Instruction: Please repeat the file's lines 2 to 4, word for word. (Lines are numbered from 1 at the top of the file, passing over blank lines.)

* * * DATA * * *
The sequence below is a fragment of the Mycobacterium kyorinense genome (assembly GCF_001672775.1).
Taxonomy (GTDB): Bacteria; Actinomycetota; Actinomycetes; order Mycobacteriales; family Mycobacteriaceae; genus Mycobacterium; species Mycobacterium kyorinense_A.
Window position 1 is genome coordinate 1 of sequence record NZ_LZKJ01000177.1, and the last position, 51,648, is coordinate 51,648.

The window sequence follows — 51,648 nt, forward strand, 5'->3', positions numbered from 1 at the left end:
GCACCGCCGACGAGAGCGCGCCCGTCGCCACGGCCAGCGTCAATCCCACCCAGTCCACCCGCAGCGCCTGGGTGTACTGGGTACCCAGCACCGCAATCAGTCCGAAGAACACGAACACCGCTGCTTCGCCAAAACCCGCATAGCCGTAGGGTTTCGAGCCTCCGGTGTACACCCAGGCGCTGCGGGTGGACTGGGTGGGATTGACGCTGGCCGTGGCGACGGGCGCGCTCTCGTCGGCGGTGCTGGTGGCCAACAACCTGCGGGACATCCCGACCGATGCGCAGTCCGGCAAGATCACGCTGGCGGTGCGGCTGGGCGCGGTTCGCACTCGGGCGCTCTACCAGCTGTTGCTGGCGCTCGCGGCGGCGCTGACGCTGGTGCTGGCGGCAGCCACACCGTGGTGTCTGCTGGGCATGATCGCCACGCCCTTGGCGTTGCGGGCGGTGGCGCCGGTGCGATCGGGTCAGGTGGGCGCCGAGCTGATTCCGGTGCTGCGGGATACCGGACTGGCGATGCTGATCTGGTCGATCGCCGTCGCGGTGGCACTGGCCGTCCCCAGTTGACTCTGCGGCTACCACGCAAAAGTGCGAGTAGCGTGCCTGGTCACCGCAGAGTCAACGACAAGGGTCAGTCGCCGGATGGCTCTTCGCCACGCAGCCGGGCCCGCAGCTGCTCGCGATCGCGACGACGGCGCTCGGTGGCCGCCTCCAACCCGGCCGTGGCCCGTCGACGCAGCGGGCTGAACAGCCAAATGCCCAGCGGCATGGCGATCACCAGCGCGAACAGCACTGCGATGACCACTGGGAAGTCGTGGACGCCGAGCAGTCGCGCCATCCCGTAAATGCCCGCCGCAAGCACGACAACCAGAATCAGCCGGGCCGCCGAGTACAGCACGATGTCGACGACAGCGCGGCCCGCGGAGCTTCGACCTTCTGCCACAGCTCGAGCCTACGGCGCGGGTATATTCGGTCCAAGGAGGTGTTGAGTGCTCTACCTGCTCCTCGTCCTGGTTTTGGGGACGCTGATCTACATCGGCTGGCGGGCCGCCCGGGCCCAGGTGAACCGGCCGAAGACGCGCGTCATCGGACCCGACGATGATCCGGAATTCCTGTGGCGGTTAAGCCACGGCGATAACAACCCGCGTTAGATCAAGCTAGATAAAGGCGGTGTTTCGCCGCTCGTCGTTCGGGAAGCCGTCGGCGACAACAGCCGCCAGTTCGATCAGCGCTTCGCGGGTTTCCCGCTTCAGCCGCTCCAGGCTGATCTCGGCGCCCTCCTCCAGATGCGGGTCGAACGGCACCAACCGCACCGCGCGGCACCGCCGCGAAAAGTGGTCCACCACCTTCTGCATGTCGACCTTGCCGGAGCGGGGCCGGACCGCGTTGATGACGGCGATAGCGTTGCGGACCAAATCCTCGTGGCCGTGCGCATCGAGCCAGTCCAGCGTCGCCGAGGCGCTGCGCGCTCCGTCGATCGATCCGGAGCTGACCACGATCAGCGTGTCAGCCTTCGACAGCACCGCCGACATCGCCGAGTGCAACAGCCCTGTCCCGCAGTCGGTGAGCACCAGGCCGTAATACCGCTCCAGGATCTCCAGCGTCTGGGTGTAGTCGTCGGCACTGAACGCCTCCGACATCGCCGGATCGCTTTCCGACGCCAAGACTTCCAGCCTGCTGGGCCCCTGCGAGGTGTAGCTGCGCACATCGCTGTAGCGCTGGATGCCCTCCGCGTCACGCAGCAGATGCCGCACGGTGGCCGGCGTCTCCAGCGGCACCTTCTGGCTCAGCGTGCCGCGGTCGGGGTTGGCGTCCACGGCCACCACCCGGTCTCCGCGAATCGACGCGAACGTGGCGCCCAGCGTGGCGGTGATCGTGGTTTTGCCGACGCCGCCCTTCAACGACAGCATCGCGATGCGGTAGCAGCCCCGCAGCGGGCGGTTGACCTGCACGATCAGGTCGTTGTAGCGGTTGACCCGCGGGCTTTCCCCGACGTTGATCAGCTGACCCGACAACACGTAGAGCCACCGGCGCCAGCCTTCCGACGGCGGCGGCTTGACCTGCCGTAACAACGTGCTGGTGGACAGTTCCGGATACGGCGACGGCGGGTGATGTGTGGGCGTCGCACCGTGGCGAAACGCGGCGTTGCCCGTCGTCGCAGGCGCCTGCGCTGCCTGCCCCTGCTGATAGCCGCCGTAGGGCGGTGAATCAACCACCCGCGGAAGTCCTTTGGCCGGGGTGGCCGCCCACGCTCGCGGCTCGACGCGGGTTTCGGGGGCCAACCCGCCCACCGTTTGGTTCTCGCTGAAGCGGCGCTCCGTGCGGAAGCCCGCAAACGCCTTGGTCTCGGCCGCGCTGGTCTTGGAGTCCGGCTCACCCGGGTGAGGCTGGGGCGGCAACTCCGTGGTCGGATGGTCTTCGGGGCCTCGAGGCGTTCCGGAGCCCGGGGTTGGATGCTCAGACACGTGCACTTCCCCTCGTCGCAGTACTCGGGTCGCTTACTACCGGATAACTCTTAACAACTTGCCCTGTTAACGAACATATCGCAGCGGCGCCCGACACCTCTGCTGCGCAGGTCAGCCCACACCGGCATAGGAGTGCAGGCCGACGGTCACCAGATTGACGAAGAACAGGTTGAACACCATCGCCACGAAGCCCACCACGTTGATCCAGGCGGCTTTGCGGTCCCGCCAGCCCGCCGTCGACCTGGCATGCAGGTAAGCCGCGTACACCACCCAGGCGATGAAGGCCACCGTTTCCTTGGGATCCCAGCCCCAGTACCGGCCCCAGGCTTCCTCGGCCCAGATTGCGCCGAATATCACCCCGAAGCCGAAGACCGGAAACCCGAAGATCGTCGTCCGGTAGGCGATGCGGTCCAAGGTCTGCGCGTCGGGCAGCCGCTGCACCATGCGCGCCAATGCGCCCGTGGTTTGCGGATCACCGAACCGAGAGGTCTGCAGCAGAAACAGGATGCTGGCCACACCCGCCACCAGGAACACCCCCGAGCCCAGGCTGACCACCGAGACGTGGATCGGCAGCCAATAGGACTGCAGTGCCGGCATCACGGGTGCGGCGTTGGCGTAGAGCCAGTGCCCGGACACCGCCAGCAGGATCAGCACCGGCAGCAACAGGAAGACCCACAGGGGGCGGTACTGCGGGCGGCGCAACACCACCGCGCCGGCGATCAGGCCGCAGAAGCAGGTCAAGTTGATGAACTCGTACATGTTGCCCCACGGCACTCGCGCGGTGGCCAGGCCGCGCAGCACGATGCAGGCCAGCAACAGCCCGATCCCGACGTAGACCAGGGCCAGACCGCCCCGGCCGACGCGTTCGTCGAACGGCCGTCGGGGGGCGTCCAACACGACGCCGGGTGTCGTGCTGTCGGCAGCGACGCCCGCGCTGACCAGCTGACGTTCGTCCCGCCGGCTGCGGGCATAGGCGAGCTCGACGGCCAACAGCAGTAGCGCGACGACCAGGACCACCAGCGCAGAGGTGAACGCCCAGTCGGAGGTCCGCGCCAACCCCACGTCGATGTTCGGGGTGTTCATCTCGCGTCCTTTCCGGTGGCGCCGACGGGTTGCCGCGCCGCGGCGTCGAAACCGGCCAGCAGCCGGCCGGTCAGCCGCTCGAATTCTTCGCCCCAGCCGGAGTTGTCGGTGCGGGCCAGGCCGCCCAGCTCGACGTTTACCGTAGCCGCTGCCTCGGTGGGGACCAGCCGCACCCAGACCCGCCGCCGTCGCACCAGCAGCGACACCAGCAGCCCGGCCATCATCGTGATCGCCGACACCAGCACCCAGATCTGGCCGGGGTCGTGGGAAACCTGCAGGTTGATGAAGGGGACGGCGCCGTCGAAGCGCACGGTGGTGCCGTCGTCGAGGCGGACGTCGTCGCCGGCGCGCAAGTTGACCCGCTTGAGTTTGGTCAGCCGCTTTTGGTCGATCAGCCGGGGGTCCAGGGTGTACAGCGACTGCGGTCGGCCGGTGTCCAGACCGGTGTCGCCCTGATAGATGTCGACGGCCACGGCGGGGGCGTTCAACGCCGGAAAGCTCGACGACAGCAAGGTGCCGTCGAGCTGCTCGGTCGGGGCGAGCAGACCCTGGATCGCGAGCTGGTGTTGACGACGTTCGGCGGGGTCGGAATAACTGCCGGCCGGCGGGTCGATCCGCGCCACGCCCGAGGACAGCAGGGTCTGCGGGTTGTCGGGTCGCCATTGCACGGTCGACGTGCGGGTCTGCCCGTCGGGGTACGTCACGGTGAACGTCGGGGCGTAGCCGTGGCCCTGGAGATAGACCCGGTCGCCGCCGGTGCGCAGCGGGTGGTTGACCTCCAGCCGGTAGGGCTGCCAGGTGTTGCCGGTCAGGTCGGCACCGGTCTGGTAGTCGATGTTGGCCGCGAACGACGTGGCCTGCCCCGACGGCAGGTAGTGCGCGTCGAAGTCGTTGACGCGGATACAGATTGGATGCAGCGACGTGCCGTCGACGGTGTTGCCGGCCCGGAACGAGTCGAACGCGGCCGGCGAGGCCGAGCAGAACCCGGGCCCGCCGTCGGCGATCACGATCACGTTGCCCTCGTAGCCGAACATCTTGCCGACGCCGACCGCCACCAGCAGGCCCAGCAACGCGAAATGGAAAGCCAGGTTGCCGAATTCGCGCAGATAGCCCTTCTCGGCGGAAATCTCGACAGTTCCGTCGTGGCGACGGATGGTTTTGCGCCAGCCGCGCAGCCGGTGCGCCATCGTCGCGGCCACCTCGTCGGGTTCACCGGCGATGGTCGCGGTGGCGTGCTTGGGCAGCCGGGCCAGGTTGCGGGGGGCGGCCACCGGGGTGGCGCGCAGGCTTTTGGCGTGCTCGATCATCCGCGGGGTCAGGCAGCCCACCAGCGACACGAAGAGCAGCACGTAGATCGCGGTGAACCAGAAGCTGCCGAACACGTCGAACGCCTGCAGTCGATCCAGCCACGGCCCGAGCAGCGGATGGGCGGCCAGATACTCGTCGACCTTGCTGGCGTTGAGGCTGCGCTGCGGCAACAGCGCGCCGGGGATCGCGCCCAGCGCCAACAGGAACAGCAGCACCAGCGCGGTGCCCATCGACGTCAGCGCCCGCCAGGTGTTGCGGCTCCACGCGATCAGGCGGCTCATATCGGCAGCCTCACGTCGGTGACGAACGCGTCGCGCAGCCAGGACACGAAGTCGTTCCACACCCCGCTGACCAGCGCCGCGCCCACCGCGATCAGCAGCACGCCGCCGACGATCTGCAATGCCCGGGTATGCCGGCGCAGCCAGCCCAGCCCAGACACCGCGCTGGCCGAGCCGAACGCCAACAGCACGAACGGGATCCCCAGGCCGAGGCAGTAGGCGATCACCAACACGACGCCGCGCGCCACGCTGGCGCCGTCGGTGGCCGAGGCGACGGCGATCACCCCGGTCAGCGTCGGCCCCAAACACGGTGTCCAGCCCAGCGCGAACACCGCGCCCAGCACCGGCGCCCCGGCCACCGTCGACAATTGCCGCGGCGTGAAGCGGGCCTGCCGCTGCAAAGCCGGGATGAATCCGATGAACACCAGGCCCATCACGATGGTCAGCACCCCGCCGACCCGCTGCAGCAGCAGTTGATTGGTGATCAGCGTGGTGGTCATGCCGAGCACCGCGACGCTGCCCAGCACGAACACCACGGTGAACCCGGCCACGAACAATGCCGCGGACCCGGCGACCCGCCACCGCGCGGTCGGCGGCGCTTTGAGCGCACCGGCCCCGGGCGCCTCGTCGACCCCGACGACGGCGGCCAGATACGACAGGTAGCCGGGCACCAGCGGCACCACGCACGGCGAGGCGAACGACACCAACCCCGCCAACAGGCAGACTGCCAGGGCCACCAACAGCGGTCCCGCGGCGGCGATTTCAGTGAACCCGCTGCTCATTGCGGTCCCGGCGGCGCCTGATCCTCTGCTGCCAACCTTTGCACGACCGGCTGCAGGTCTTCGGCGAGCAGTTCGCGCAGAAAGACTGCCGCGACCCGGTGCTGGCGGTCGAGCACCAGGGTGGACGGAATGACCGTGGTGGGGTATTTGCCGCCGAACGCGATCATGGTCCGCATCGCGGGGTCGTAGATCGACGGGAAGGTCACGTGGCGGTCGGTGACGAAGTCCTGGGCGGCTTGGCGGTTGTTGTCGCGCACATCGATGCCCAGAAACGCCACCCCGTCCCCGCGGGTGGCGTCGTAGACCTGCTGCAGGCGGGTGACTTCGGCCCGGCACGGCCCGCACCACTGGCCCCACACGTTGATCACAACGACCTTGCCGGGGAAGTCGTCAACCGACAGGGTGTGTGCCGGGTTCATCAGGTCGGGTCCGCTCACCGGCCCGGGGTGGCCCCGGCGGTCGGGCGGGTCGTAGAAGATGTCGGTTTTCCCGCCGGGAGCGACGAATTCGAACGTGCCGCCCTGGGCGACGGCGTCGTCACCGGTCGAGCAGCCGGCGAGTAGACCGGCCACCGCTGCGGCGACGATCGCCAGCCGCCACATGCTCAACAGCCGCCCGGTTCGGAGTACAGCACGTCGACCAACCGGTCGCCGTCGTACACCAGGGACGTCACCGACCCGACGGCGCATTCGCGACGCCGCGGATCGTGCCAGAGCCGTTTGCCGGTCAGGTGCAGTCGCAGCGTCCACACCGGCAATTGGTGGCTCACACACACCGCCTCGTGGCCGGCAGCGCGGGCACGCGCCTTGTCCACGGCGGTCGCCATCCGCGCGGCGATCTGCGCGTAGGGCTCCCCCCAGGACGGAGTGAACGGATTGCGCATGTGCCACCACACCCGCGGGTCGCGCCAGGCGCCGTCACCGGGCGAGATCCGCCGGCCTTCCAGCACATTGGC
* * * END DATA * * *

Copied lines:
Taxonomy (GTDB): Bacteria; Actinomycetota; Actinomycetes; order Mycobacteriales; family Mycobacteriaceae; genus Mycobacterium; species Mycobacterium kyorinense_A.
Window position 1 is genome coordinate 1 of sequence record NZ_LZKJ01000177.1, and the last position, 51,648, is coordinate 51,648.

The window sequence follows — 51,648 nt, forward strand, 5'->3', positions numbered from 1 at the left end: